Dalit Experience of Access to Sanitation with Special Reference to Rural India
Swarup Dutta and Ashok Bharti, 2017
Journal of Economic and Social Studies (forthcoming)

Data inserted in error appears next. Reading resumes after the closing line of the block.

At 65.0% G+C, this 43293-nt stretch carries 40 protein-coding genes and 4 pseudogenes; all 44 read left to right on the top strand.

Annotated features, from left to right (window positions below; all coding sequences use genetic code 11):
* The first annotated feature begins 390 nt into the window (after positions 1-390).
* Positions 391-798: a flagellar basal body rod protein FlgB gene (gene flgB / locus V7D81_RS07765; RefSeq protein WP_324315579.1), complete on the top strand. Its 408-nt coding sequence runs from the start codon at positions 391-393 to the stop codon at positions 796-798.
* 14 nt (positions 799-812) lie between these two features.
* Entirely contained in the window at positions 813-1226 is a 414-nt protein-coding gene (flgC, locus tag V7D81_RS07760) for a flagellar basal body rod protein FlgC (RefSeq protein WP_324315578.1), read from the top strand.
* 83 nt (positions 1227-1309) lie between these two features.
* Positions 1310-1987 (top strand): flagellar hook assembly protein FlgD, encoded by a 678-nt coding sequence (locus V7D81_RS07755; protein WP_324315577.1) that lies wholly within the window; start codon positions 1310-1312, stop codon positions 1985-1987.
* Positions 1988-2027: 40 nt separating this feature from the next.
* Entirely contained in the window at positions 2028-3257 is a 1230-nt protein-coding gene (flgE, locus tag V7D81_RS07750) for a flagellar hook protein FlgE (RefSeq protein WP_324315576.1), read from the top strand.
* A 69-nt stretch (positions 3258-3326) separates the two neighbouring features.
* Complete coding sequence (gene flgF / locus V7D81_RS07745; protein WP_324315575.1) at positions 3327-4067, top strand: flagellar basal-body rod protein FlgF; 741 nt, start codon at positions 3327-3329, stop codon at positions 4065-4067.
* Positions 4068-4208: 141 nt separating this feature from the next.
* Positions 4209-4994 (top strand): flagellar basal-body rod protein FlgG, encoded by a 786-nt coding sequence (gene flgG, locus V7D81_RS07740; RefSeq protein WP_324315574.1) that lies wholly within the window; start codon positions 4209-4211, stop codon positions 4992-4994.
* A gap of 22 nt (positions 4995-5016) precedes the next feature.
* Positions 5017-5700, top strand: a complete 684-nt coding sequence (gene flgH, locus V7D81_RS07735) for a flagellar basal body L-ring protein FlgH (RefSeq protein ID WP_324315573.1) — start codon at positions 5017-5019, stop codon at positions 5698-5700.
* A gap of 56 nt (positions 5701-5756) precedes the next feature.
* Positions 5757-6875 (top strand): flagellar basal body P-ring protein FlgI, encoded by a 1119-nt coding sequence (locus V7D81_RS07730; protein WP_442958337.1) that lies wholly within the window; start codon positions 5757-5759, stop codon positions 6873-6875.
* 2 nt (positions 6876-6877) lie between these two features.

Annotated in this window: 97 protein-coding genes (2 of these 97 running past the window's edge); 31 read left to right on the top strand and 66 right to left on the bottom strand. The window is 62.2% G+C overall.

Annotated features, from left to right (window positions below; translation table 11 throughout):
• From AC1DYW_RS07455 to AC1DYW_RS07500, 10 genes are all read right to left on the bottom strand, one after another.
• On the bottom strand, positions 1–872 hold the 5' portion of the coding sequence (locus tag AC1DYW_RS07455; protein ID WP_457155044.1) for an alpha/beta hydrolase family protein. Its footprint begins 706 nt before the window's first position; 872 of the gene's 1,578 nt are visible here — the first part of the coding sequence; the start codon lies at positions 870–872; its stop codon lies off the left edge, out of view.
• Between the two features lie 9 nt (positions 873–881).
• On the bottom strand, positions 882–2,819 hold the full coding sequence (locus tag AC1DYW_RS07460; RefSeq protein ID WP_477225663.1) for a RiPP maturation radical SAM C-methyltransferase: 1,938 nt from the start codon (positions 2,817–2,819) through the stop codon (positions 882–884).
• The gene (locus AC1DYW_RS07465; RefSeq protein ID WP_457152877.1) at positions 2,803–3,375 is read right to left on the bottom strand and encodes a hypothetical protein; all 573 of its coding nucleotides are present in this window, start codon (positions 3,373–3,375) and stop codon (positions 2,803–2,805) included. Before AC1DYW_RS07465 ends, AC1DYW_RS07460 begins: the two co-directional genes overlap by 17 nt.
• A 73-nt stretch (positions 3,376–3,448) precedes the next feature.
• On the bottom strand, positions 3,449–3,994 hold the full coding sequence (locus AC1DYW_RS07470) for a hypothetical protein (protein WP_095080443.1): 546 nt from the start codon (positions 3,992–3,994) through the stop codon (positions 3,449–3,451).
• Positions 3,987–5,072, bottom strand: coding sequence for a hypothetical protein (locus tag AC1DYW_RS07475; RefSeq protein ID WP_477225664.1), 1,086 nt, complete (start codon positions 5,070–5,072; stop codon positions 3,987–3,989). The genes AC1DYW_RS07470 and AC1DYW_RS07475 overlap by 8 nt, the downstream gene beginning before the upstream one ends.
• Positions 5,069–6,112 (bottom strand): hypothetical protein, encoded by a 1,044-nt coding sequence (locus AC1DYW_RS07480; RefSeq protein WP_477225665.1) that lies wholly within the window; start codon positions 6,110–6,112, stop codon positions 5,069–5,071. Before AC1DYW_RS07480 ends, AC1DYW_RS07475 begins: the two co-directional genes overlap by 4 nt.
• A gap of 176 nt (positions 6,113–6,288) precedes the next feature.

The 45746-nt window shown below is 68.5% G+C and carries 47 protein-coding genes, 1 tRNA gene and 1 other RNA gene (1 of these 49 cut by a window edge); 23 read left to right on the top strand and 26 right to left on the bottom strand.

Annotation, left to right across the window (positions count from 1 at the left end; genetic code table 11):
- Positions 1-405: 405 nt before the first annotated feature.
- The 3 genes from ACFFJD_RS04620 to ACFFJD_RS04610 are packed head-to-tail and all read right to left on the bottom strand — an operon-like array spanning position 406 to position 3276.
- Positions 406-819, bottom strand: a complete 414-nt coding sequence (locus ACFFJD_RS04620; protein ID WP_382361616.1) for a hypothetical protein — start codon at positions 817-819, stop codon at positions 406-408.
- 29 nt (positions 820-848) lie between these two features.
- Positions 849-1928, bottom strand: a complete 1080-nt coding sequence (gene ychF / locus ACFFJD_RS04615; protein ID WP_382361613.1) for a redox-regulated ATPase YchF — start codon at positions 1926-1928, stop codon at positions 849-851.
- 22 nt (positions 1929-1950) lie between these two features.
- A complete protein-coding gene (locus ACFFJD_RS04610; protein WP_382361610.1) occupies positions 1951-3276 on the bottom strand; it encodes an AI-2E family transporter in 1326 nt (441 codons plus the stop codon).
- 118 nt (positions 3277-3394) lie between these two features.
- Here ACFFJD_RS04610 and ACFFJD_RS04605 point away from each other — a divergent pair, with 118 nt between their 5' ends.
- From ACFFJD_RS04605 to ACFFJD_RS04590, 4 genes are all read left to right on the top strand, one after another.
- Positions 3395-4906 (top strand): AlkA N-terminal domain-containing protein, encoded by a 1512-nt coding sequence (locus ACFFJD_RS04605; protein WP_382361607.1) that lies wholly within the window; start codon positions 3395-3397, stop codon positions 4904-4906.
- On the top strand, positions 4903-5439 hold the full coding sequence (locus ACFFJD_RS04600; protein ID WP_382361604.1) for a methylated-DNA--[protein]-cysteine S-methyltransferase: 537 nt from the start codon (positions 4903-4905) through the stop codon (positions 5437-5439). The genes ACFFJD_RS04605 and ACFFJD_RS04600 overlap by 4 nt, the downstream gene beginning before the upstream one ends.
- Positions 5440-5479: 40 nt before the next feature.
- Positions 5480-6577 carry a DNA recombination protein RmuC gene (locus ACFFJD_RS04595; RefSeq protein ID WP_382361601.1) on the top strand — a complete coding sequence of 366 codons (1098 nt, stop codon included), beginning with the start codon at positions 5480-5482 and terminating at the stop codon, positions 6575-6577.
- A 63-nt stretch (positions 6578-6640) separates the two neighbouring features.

Abstract: Abysmally poor sanitation coverage is one of the major developmental challenges that India has been confronting; the situation is further grave for the most vulnerable and marginalised section of the society?the Scheduled Castes (SC) or Dalits. The study reveals that only 12 per cent SC households in five sample states have a toilet in which half of them are non-functional, and even if it is functional not all household members use it. Poor or no water supply, lack of proper waste disposal system and maintenance of toilet are major constraints, besides financial constraints. Moreover, the condition of Dalit women is worse as they suffer from triple disadvantages?they are poor, they are women and, most importantly, they are Dalits. The study mainly explores the issues related to open defecation and also analyses the perception of respondents on the utilisation and problems related to the functionality of toilet, awareness of and access to various national flagship programmes, etc. Majority of the respondents opined that open defecation is a problem from security point of view and is also a matter of dignity for women. Moreover, a substantial number of women are in favour of having a toilet even without the provision of water as it reduces the drudgery of open defecation and the problems associated with it. Women, those who do not have toilet facility inside their premises feel insecurity of various kinds, such as social oppression and violence, health and physical problems, and risk of accidents.